prince-andrew

Prince Andrew will not join the rest of the royal family at Commonwealth Day service

The ceremony will take place at Westminster Abbey on 9 March

Gemma Strong

Prince Andrew is set to miss this year's Commonwealth Day service on 9 March. The Duke of York has attended the Westminster Abbey ceremony on a number of occasions, but will not be making a public appearance with other senior royals this year. In 2019, Andrew accompanied his mother, the Queen, as she arrived at the service by car. But he will be absent on Monday having stepped back from royal duties in the wake of the Jeffrey Epstein scandal.

prince-andrew-commonwealth-service-2019

Prince Andrew arrived with the Queen for the 2019 Commonwealth Day service

In a statement issued by the Prince in November, he confirmed: "I have asked Her Majesty if I may step back from public duties for the foreseeable future, and she has given her permission. I continue to unequivocally regret my ill-judged association with Jeffrey Epstein. His suicide has left many unanswered questions, particularly for his victims, and I deeply sympathise with everyone who has been affected and wants some form of closure. I can only hope that, in time, they will be able to rebuild their lives. Of course, I am willing to help any appropriate law enforcement agency with their investigations, if required."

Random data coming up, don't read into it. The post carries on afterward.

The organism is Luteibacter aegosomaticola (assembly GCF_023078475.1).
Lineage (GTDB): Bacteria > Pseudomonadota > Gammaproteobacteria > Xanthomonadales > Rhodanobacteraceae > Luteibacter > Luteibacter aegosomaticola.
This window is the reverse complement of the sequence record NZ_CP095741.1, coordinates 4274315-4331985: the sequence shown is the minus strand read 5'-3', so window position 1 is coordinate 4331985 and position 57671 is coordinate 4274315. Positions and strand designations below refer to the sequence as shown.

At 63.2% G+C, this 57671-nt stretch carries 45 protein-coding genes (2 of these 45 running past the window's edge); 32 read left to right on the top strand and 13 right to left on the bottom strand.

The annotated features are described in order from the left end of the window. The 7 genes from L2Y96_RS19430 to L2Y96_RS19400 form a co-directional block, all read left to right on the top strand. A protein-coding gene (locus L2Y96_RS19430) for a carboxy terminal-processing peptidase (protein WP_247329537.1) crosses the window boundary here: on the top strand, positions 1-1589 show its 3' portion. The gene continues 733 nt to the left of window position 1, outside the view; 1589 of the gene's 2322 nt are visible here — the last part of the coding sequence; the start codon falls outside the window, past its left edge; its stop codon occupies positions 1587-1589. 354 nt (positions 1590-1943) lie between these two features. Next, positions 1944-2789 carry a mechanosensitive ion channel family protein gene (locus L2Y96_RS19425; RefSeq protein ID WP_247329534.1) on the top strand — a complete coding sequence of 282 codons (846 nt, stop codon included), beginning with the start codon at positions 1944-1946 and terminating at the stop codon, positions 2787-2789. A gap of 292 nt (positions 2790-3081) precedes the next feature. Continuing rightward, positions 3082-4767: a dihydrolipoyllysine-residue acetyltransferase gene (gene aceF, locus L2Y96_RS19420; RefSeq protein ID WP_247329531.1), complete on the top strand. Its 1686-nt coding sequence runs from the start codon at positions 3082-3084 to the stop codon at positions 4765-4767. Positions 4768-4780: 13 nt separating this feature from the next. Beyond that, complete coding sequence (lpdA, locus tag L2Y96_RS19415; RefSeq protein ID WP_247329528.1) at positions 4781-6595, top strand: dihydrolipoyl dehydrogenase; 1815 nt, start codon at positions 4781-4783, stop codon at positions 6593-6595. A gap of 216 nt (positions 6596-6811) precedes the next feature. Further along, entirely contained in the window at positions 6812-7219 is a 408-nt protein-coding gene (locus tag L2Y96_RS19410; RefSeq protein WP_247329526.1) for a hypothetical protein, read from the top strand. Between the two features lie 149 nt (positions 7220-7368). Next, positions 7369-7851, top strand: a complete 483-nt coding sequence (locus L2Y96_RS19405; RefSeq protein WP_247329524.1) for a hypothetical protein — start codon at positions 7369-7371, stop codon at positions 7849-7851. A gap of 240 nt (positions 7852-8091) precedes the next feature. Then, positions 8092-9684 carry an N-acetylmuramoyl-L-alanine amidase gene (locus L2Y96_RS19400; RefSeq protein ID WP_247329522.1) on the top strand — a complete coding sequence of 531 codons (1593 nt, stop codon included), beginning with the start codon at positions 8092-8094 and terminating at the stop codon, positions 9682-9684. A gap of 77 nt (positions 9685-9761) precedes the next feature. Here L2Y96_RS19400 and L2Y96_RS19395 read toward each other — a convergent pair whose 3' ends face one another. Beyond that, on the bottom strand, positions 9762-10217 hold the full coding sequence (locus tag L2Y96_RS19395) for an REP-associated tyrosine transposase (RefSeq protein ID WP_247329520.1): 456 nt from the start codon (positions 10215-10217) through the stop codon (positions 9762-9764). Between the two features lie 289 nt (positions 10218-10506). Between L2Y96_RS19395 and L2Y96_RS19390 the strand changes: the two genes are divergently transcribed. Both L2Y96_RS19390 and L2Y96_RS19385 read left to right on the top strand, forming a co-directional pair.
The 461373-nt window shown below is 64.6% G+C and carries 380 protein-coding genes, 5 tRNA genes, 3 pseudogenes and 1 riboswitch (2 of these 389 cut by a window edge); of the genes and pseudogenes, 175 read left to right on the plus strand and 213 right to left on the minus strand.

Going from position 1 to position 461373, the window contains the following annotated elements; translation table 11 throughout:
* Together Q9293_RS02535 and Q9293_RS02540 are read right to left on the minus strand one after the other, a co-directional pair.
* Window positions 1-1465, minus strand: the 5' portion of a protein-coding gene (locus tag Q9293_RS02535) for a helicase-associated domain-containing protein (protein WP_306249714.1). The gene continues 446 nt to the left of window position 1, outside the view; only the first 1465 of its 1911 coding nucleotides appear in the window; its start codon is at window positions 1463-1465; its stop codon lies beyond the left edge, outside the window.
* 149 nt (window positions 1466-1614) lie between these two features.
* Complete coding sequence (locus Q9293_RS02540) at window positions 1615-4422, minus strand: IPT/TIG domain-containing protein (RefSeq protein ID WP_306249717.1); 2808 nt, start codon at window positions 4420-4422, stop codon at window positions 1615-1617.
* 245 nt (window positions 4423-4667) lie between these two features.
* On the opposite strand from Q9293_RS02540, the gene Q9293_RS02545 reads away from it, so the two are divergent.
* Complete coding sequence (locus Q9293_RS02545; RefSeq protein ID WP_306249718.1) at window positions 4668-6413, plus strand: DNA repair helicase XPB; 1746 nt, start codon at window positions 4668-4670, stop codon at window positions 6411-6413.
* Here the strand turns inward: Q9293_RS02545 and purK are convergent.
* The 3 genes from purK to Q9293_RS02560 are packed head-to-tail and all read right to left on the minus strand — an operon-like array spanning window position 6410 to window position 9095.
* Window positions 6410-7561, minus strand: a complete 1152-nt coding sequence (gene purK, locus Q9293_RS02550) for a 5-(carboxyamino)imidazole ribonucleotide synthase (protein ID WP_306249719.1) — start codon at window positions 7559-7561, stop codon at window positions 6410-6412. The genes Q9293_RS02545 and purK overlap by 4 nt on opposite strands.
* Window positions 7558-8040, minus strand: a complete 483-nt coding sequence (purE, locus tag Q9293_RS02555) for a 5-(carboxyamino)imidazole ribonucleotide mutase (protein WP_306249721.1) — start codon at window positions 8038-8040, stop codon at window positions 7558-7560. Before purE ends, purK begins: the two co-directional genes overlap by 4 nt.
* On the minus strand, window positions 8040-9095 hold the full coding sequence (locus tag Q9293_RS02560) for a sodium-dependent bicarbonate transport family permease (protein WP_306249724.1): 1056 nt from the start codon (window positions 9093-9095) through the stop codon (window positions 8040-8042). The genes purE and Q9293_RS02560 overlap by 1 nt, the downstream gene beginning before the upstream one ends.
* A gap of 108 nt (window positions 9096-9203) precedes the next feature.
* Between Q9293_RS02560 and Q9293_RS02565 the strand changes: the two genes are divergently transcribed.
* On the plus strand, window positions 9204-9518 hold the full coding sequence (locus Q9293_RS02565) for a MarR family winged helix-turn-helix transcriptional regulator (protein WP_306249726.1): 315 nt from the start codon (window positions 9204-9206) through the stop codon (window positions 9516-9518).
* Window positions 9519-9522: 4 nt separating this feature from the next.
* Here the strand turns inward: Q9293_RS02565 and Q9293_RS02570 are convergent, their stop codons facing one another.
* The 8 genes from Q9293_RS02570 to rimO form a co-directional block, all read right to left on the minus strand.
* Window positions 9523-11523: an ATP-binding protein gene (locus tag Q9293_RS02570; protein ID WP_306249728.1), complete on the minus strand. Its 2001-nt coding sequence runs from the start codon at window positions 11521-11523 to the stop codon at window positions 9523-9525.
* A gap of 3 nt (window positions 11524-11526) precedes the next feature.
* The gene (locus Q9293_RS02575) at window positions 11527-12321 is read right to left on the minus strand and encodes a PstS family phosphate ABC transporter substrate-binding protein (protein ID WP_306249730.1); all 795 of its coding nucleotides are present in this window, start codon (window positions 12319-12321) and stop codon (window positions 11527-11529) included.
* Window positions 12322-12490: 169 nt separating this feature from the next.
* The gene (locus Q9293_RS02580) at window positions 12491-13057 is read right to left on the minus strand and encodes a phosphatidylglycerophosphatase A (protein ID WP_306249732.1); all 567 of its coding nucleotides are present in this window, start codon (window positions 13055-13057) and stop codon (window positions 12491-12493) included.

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Sources close to Andrew told HELLO! Online at the time that the Duke has stepped back from royal duties, but remains a senior member of the royal family and will continue to attend core royal events, including Trooping the Colour, Royal Ascot and Remembrance Sunday, particularly given his role as Colonel-in-Chief of the Grenadier guards, among other military titles. He will not be carrying out public engagements relating to his patronages.

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While Andrew will be absent from the 2020 Commonwealth service, Prince Harry and Meghan Markle will join the Queen for what will be one of their last official engagements. Prince Charles, the Duchess of Cornwall, Prince William and Kate will also be in attendance. It will be the first time the Sussexes have appeared with the royal family since their surprise announcement in January, in which they declared their desire to "step back" as senior royals, and "work to become financially independent" of the monarchy.

Royal watchers will no doubt be keen to see the dynamics between the couple and the rest of the family, as they are reunited after a difficult few months. The Cambridges and Sussexes are expected to stand together inside Westminster Abbey as they await first Prince Charles and the Duchess of Cornwall, followed by the Queen.

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